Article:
- DO Discrete Out : This is what the PLC uses to output power to a device to control it: So say the DI was triggered and it wants to turn on the air conditioner: It provides power through the DO to a DI on the air conditioner and it turns on:

- AI Analog In : Lets say we wanted to know how full the tank is or how warm it is in a building: This is done by either adjusting the voltage or the amperage think of voltage like the pressure in your water line and the amperage as the amount of water flow : There's quite a few different variations in this, but let's take 0-10VDC as an example: Let's say at 1VDC the tank is empty not 0VDC so you can tell if you're getting a signal or if the wire is broke and at 10 VDC the tank is full: The PLC looks at that voltage and determines what the level is: You can convert those voltages to a more human readable format by converting them to EU Engineering Units : So the zero in EU in this case meters, feet, or whatever is measured at 1VDC: The span is the height of the tank, which is measured at 10VDC: Based off of those values you can make more decisions such as when do I take action and when do I just warn: The resolution is how accurate the AI is: It's measured in steps: Without going into great detail, a 16 bit resolution gives you 65, 536 different possible answers or steps in relation to the voltage: Think about it mathematically, you can have infinite numbers between 1 and 2: The resolution says I'm going to look at x amount of points between 1 and 2:

- AO Analog Out : If you wanted to tell a smart valve or control the speed on a motor, you can use an AO to go to 50% open or tell the VFD Variable Frequency Drive - used for controlling motors to run at 500RPM you need something more than just on off: AO works off of the same principle as the AI only it's controlling something instead of monitoring: So in the 0-10VDC example, 5V would be telling the valve to go to 50% open in EU:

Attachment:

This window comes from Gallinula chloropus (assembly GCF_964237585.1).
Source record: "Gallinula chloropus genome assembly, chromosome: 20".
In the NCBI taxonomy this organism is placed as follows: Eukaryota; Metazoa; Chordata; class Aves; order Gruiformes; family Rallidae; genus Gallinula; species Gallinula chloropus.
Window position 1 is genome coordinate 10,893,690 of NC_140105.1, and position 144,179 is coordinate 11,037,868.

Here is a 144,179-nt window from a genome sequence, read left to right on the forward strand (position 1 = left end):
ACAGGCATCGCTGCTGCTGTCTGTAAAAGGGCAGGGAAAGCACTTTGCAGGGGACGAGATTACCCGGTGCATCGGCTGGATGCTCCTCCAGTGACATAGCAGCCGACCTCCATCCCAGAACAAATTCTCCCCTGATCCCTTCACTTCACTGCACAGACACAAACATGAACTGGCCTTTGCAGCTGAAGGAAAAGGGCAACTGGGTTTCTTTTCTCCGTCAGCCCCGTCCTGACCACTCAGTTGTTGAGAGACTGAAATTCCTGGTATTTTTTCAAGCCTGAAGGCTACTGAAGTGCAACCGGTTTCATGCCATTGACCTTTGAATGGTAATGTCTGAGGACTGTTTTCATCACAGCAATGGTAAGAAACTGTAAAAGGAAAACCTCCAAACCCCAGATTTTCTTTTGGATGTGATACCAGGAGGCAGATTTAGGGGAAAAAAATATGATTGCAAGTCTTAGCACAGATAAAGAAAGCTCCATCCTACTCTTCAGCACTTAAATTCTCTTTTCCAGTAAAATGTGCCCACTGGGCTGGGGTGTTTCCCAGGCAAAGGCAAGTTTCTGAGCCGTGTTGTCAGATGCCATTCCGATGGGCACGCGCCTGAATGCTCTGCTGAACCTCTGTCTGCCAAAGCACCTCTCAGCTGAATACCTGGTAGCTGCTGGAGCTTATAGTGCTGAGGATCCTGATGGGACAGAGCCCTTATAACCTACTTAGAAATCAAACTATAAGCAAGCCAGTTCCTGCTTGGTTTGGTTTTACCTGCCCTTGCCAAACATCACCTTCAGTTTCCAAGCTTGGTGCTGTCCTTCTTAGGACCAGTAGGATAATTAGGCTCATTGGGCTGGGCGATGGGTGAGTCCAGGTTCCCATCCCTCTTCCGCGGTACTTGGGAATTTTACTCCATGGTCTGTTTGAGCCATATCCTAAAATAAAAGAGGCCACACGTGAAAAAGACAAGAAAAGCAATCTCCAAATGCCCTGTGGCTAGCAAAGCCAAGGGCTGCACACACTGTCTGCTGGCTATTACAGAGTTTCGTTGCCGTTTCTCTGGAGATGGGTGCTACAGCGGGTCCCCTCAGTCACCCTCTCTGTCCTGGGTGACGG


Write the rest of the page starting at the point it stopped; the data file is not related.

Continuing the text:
-HSC High Speed Counter : You can only look at a DI so often: Just like the resolution, there are an infinite amount of times during a second you can look to see if a DI has changed state: This, of course, is limited by the processor frequency: Generally you don't need an extremely high rate: Take a valve for instance: You only need to look at it so often as it's not going to change state in 1 1000 of a second: A HSC is a DI that says I'm going to look at this at a much higher frequency to see if it changes state: So say you have a water rate that uses a turbine: The fins on the turbine passing through a magnetic sensor tells you the rate of the water: In this case you need to look at the state at a much higher frequency:

Hopefully this gives you an idea why basic electronic skills are so handy to have: The logic is converted to different variations of electricity in order to control something else: Once we start diving into the how to do development, it will probably be more apparent: Remember that PLC's were designed to help electricians and engineers control a process: Next Article I write will start diving into the types of communication protocols used and then on to the languages: